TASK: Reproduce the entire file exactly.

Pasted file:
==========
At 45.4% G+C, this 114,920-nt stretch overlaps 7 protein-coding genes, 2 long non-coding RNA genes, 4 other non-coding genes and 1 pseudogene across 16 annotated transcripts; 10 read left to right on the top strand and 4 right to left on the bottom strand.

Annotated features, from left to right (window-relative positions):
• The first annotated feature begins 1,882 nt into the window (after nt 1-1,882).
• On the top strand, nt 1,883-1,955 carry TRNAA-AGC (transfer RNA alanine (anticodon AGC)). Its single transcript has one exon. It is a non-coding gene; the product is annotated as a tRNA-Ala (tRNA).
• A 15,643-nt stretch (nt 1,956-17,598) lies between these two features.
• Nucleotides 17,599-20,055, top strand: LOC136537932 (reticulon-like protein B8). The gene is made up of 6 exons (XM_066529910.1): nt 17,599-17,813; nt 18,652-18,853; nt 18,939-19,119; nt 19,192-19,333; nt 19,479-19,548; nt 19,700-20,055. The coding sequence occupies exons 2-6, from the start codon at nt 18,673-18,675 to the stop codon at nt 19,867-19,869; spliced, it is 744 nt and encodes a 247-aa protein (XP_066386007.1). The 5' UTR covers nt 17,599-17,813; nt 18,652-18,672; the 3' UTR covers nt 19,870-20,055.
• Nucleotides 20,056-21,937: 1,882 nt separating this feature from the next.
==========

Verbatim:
At 45.4% G+C, this 114,920-nt stretch overlaps 7 protein-coding genes, 2 long non-coding RNA genes, 4 other non-coding genes and 1 pseudogene across 16 annotated transcripts; 10 read left to right on the top strand and 4 right to left on the bottom strand.

Annotated features, from left to right (window-relative positions):
• The first annotated feature begins 1,882 nt into the window (after nt 1-1,882).
• On the top strand, nt 1,883-1,955 carry TRNAA-AGC (transfer RNA alanine (anticodon AGC)). Its single transcript has one exon. It is a non-coding gene; the product is annotated as a tRNA-Ala (tRNA).
• A 15,643-nt stretch (nt 1,956-17,598) lies between these two features.
• Nucleotides 17,599-20,055, top strand: LOC136537932 (reticulon-like protein B8). The gene is made up of 6 exons (XM_066529910.1): nt 17,599-17,813; nt 18,652-18,853; nt 18,939-19,119; nt 19,192-19,333; nt 19,479-19,548; nt 19,700-20,055. The coding sequence occupies exons 2-6, from the start codon at nt 18,673-18,675 to the stop codon at nt 19,867-19,869; spliced, it is 744 nt and encodes a 247-aa protein (XP_066386007.1). The 5' UTR covers nt 17,599-17,813; nt 18,652-18,672; the 3' UTR covers nt 19,870-20,055.
• Nucleotides 20,056-21,937: 1,882 nt separating this feature from the next.